While teaching himself 3D computer animation, Mike Booth thought it might be fun to practice some techniques by recreating the opening title sequence from the 1980s animated classic ThunderCats. We think he did quite the admirable job. Check out the side-by-side comparison video here. ThunderCats, roar!
Hey You Guys! It’s a version of Monopoly, based on characters, story, and locations from the 1986 movie classic The Goonies. Properties include The Inferno and One-Eyed Willy’s Cabin, and tokens include the Statue of David, Chester Copperpot’s Key, the Gold Doubloon, Little Girl’s Bike, Skull and Crossbones, and Willy’s Eye Patch.
These days, most content is streamed or played on Blu-ray discs. But there was a time when videotapes were the media of choice. Mental Floss takes a trip in the wayback machine to tell the story of VCRs, the epic war between Betamax and VHS, and how the technologies changed everything for visual entertainment.
For many of us, working from home means countless videoconferences, with Zoom being the most popular choice for big team meetings. Continuing their Wonders of the World Wide Web series, Squirrel Monkey looks back at what life might have been like if Zoom came out in 1988, and required a special dial-up adapter box to work.
After 8 long months, Chicago remix duo the The Hood Internet has completed their retrospective series, with each of their tracks representing a year from 1979 and 1989, and each brilliantly capturing the best and most memorable music of the era. Enjoy our playlist and let all 11 tracks fill your ears with joy.
Musician Astrophysics takes songs from various genres, and slathers them with a thick layer of 1980s electronic sounds, then complements them with appropriately retro graphics. There’s lots of great stuff to enjoy on their YouTube channel, but this synthwave remix of Outkast’s 2003 hit Hey Ya! is our favorite (so far.)
Screen Junkies goes back to the ’80s to poke some fun at The NeverEnding Story, a childhood fantasy movie that’s loaded with imaginative imagery and the kind of darkness you’d expect when you hire the guy who directed Das Boot and Outbreak to make a kids movie.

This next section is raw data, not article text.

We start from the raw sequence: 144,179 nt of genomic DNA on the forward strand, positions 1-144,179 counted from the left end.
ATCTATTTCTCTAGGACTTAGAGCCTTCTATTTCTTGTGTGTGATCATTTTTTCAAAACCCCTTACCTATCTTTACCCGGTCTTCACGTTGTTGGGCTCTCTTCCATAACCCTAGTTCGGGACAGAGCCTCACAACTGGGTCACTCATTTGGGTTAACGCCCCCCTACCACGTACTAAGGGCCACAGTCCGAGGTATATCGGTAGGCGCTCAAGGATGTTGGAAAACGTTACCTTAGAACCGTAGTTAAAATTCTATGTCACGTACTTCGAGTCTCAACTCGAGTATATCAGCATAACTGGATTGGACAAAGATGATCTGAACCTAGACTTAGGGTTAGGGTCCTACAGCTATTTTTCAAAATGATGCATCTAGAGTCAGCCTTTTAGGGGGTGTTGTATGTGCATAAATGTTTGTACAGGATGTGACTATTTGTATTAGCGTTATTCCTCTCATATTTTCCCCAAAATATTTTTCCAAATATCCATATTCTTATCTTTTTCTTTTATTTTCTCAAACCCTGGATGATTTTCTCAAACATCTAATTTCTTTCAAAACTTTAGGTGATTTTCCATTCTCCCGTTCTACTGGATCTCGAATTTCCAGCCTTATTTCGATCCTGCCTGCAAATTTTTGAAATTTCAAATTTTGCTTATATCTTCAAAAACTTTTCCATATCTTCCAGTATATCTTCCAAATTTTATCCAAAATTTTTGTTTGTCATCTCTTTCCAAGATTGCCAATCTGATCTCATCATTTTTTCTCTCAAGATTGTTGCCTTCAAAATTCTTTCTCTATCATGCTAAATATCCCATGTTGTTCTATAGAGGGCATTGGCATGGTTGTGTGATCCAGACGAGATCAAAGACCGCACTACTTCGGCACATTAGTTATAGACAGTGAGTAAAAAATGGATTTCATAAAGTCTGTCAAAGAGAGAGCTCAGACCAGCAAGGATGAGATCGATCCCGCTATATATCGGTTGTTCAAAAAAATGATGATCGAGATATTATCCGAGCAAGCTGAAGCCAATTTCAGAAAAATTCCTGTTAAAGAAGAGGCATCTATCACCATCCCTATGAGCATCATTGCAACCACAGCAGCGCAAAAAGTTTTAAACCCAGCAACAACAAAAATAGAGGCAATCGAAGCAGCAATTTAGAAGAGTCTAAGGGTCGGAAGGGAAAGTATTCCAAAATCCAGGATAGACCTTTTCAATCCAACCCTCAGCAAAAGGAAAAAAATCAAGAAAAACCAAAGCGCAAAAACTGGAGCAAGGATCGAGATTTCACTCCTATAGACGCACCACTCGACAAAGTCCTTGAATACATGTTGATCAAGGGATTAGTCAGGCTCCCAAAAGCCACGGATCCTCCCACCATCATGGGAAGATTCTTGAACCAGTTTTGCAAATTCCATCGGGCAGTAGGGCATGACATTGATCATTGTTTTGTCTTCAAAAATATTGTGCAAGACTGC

Hey! What a wonderful kind of day! Hot Dad turns the theme song from the PBS Kids show Arthur on its ear, replacing the warm reggae riddims of Ziggy Marley and the Melody Makers’ original with a moody 1980s synthwave sound. It shouldn’t work, but somehow it does.
Aerobics videos were one of the hallmarks of 1980s cheese. And while they might have been incredibly campy when set to Olivia Newton-John music, this video shows how they can be improved upon when the choreography lines up with Rob Zombie’s Dragula. It also works well with Superbeast.
Before the Internet we know today, we had standalone services like AOL. And before that, we had Bulletin Board Systems. These homebrew hangouts let people with similar interests congregate via their computers. Off the Cuf looks back at the first BBS and its creators, and how they laid the groundwork for much to come.
Vocalist Jared Halley is an expert at creating multi-track recordings of his own voice, demonstrating his excellent vocal range and harmonic abilities. Sure, we’ve heard dozens of covers of A-Ha’s 1985 hit Take on Me, but we’re still not sick of it, so here you go.
’80s kids might remember Atari’s classic Star Wars arcade machine. The sit-down cabinet version always had a line at our local arcade, and it’s become quite collectible, with prices upwards of $7,000. Retro Recipes decided to replicate the machine using parts from 1upArcade’s $400 standup version of the game.
Decades after their time-traveling hijinx, Bill and Ted are back for another excellent adventure. Original stars Keanu Reeves and Alex Winter decide they’re heding to the future to visit their future selves and steal the Wyld Stallions song that will save the universe. Directed by Dean Parisot (Galaxy Quest).